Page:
Think Sri Lankan: Don’t invite (foreign) trouble | Sunday Observer

Think Sri Lankan: Don’t invite (foreign) trouble

The dissolution of Parliament is the most democratic way of solving the current political imbroglio. Accordingly, President Maithripala Sirisena issued the gazette notification calling for general elections.

We Sri Lankans earnestly hope this would stop the meddling by Western powers in our internal affairs.

We are not an ungrateful nation and we remember with gratitude that it was British rulers who introduced to us, democracy and adult franchise way back in 1931.

Now, we hope they would allow us to practice democracy and distance themselves from our internal politics.

Sri Lanka, a nation with a proud history of managing its affairs successfully, was the envy of many other countries. Our leaders held their heads high and fought the foreign invaders valiantly and refused to be subjugated even after the surrender to European imperialist forces. That was the past and what do we find today?

Although international attempts to meddle in Sri Lanka’s internal affairs continue unabated, there is a clear change of the tone in recent days. Gone are the days of arrogant utterances such as, “restore the legitimate Government of Prime Minister Ranil Wickremesinghe” and “we demand immediate reconvening of Parliament”.

Today, it is more a game of ‘watching the political developments with concern’.

First to put the record straight, was the United Kingdom. When the opposition MP Emily Thornberry, who is also the shadow Foreign Secretary asked Monday (6) whether the British Government recognizes Ranil Wickremesinghe as the Prime Minister of Sri Lanka, UK Minister of State for Asia and the Pacific Mark Field said the position of the UK is that it recognizes states and not governments.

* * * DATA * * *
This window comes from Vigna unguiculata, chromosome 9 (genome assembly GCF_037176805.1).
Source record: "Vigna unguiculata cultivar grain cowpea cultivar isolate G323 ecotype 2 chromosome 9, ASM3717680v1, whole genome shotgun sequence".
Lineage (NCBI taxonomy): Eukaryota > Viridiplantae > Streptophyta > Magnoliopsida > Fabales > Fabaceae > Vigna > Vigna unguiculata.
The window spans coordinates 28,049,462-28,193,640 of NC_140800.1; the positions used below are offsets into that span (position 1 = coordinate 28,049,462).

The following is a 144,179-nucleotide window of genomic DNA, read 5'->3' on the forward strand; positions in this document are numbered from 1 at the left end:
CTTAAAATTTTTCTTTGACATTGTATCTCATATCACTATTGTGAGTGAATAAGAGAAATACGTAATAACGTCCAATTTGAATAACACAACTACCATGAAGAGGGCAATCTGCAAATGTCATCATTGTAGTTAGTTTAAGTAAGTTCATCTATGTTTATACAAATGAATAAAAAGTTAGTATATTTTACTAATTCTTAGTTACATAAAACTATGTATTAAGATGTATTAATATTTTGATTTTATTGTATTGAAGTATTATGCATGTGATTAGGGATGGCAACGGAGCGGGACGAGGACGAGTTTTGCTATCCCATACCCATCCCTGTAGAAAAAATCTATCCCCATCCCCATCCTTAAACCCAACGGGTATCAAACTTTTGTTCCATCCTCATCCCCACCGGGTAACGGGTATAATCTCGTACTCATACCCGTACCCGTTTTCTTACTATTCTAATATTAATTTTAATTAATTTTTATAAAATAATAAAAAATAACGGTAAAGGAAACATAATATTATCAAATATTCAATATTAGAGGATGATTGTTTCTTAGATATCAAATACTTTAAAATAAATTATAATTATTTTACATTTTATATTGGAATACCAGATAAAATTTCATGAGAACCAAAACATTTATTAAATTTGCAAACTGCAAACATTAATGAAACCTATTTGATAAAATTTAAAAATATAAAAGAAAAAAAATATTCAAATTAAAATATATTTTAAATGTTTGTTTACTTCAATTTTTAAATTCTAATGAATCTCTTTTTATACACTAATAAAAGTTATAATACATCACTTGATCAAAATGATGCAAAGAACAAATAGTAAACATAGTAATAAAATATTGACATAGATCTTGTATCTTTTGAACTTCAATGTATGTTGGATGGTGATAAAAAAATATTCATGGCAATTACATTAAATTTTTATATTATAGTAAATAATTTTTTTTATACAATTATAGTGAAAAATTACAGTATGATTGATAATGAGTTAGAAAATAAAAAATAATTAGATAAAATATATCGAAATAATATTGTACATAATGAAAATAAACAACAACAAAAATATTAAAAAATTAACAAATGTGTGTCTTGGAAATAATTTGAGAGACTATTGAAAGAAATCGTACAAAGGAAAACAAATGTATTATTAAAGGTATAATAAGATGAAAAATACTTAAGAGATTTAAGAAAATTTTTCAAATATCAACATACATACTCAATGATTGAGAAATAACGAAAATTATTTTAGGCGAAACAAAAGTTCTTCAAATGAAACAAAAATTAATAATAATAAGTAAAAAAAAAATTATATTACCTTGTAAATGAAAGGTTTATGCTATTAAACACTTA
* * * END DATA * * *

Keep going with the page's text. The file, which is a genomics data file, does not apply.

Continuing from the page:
After pointing out that he had earlier called on all parties to ensure that the Constitution is respected and due political and legal process upheld, he went onto say that UK has not withdrawn any funding to Sri Lanka. That included the funds allocated to Sri Lanka for the period of 2016-2019 through the Conflict, Stability and Security Fund (CSSF) of UK. The British Minister announced an additional British Sterling Pounds One Million (Sri Lankan Rs 225 million) funding through the CSSF to support the resettlement of families displaced by war in the north and east.

Minister of State for Asia and the Pacific Mark Field’s clarification that UK ‘recognizes States’ is a rebuke to former Foreign Secretary Sir Hugo Swire’s demand that UK should recognize Wickremesinghe as Prime Minister. Sir Hugo Swire, speaking in the House of Commons earlier, asked the Foreign Secretary Jeremy Hunt to point out to the Sri Lankan President that the international community recognizes Ranil Wickremesinghe as the legitimate Prime Minister of Sri Lanka and only a vote in Parliament can change his status.

Commenting on the political situation in Sri Lanka, British Parliamentarian Lord Naseby has said, he was unhappy that former British junior minister put down a question suggesting what happened in Sri Lanka was unconstitutional.

“That is not the law, I believe, of the UK Parliamentarian. You have your own Constitution. I have been very careful in my fifty years of service. I have never been supporting any one party or doing any business. I would suggest to my colleague that they should do exactly the same,” he said.